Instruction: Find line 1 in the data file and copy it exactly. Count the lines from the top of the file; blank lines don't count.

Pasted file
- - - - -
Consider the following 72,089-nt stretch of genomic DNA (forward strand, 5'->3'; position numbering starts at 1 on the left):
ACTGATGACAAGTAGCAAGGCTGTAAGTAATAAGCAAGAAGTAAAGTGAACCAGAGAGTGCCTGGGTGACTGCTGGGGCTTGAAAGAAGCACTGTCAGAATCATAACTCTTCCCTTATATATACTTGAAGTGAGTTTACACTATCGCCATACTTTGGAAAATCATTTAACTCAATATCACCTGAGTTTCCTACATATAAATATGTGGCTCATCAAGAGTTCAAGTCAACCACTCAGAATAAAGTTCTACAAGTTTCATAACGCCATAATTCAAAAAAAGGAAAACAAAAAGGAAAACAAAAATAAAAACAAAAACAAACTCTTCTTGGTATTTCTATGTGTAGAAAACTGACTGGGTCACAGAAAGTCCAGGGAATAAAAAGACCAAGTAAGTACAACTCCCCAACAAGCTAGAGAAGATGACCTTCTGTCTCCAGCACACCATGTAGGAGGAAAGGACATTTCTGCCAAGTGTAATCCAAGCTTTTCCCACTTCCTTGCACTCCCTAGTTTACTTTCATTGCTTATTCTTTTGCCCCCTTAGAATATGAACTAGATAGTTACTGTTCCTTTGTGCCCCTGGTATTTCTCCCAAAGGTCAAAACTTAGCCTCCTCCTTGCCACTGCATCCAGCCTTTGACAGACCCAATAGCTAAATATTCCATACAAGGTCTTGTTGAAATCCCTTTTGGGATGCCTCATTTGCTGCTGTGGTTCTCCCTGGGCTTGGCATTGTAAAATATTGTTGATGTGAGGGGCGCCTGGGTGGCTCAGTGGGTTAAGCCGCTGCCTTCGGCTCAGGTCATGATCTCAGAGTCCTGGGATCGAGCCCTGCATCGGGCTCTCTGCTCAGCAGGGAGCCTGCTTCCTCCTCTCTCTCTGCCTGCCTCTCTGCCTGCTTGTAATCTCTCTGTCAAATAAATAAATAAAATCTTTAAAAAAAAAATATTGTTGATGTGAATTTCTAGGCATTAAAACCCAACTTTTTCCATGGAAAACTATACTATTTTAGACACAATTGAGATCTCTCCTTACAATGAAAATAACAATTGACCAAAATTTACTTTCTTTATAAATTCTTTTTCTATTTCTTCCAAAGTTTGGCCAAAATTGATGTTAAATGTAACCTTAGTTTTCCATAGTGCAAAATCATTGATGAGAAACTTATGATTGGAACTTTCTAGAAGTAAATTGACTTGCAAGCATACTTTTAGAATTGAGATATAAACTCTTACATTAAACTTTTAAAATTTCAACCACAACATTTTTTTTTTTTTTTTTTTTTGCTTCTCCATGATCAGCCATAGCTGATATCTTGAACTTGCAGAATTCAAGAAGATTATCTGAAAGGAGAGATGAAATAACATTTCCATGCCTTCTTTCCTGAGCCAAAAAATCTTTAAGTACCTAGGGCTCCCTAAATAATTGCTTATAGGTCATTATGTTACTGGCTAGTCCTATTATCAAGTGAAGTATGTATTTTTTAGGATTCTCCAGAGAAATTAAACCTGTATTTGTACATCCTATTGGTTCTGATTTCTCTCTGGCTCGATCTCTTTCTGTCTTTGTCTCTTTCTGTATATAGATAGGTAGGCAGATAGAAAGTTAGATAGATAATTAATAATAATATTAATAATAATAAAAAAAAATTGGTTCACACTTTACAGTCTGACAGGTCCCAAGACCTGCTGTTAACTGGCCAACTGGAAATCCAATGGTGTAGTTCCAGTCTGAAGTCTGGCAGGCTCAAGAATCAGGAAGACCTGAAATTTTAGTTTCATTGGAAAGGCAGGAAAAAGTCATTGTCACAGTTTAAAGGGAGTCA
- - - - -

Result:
Consider the following 72,089-nt stretch of genomic DNA (forward strand, 5'->3'; position numbering starts at 1 on the left):